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The Anglo-Boer War 

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A number of factors led to the  Anglo-Boer War including British imperialism and republicanism, the discovery of gold, tension between the uitlanders in Johannesburg (mainly English speaking) and Boers in Pretoria. The First Anglo-Boer War in 1881 led to defeat for the British but they wanted to control South Africa and unify the region under British rule. 

 

But the Orange Free State and the Transvaal maintained their desire for independence. The Boer republics were therefor a threat to the British Empire. 

After a series of negotiations, war was declared by the Transvaal and Free State Republics after an ultimatum to the British expired on 10th October 1899.  

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The Battle of Stalingrad

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The utter devastation and destruction wrought by this moment in history, where the 6th German Army under the direction of an increasingly out of touch Führer were sent to a city that became a graveyard for about two million people.

Stalingrad is now a legal term meaning to wear down opposition lawyers by presenting any argument by any means possible and to stall in the face of overwhelming odds. I guess that’s what General Paulus and his men were doing at the end of this most significant battle in history.

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Plane Crash Diaries

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Commercial aviation accidents began in the early 1920s, as soon as the first aircraft carrying passengers began to ply their trade. 

I am a pilot and an aviation analyst and the sector has fascinated me since I was a boy. 

Each of the accidents covered in this podcast series had an important impact on aviation safety which grew over the decades. From the first crash of a dirigible over Chicago to the Boeing Max8 crashes of 2018 and 2019, we have learned a great deal from each of these catastrophes. Hopefully, we will never repeat the same mistakes but it is very imporant to keep the pressure on aviation authorities around the world who are trying to balance two aspects. Firstly, safety. Secondly, aviation business pressure.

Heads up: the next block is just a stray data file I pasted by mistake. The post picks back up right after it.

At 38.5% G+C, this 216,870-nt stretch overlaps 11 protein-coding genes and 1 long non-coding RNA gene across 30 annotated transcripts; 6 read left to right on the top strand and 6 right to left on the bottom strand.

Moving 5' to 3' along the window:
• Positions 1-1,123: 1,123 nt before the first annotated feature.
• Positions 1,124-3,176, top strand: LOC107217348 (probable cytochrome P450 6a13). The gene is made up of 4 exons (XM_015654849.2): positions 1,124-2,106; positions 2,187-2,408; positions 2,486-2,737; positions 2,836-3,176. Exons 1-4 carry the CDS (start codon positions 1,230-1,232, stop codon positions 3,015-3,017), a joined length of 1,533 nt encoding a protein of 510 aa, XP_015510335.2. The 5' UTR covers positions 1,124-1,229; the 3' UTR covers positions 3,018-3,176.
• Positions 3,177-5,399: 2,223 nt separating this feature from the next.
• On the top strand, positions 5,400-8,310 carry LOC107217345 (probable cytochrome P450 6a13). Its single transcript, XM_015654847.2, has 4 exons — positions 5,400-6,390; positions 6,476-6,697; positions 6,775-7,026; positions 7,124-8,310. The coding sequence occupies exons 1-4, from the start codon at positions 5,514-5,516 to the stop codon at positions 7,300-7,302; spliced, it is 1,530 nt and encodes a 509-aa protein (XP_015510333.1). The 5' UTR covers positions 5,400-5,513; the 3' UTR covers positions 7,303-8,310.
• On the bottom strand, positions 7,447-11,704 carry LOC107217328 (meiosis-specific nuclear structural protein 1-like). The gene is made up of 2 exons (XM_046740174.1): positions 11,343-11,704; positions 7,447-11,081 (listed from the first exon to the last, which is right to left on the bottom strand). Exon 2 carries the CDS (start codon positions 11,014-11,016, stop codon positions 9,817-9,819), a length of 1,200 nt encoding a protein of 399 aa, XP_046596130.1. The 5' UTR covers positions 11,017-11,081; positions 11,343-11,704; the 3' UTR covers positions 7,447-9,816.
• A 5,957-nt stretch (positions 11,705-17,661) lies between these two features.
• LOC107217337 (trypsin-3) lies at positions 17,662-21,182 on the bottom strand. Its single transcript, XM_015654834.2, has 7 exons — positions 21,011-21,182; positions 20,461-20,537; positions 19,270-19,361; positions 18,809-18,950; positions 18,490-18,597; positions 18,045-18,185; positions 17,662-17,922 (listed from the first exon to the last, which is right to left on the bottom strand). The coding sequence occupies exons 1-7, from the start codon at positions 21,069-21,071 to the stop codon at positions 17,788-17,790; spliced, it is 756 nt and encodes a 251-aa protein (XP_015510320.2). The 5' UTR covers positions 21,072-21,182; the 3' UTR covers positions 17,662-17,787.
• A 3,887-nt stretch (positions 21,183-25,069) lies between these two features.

Sometimes safety is flouted to make a profit.

History of South Africa

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A history podcast that takes the audience on a deep journey beginning with the pre-history of the region then follows the chronology of development in Southern Africa.

The highlights of the series are the first hunter-gatherers who arrived in the period known as the paleolithic or stone age. Then the Sotho people migrated to the south of Africa arriving in periods starting in the early AD period. The Nguni arrivals from west Africa and their lifestyles are becoming clearer thanks to the work of archaeologists. 

The Arabs, Indians and Chinese had a major influence on southern Africa before the arrival of Europeans in the 15th Century. From here on we have more written accounts. 

The region has witnessed a constant movement of people over thousands of years and the podcast seeks to make sense of this human urgency. The first people of the world are linked to South Africa which means - in a way - my home is the home of all of humanity. 

South African Border Wars

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Namibia and Angola have an extremely violent history and both countries were riven by colonial action over hundreds of years. Angola was a source of slaves for the Americas and South West Africa was colonised by Germany and experienced what we now call ethnic cleansing in the late 19th Century. 

The Herero and Ovambo people in particular suffered under various colonial governments. However it was really only after the First World War that South Africa became involved having been ceded the territory as part of League of Nations mandate following the Treaty of Versailles which ended the Great War. 

As political awareness grew in the region wars broke out in the Congo and Angola between the European colonisers and local people. This spread to South West Africa through the armed actions of the People's Liberation Army of Namibia or PLAN.

 

That led to an increased presence by the SA Police but they did not have much chance against PLAN. Eventually the SA Defence Force took over. Thousands of South Africas, Namibians and Angolans died in the battles and firefights that followed. They weren't alone. Also dead were dozens of Cubans and Russians who had been sent to Africa to oppose the South Africans who had American support.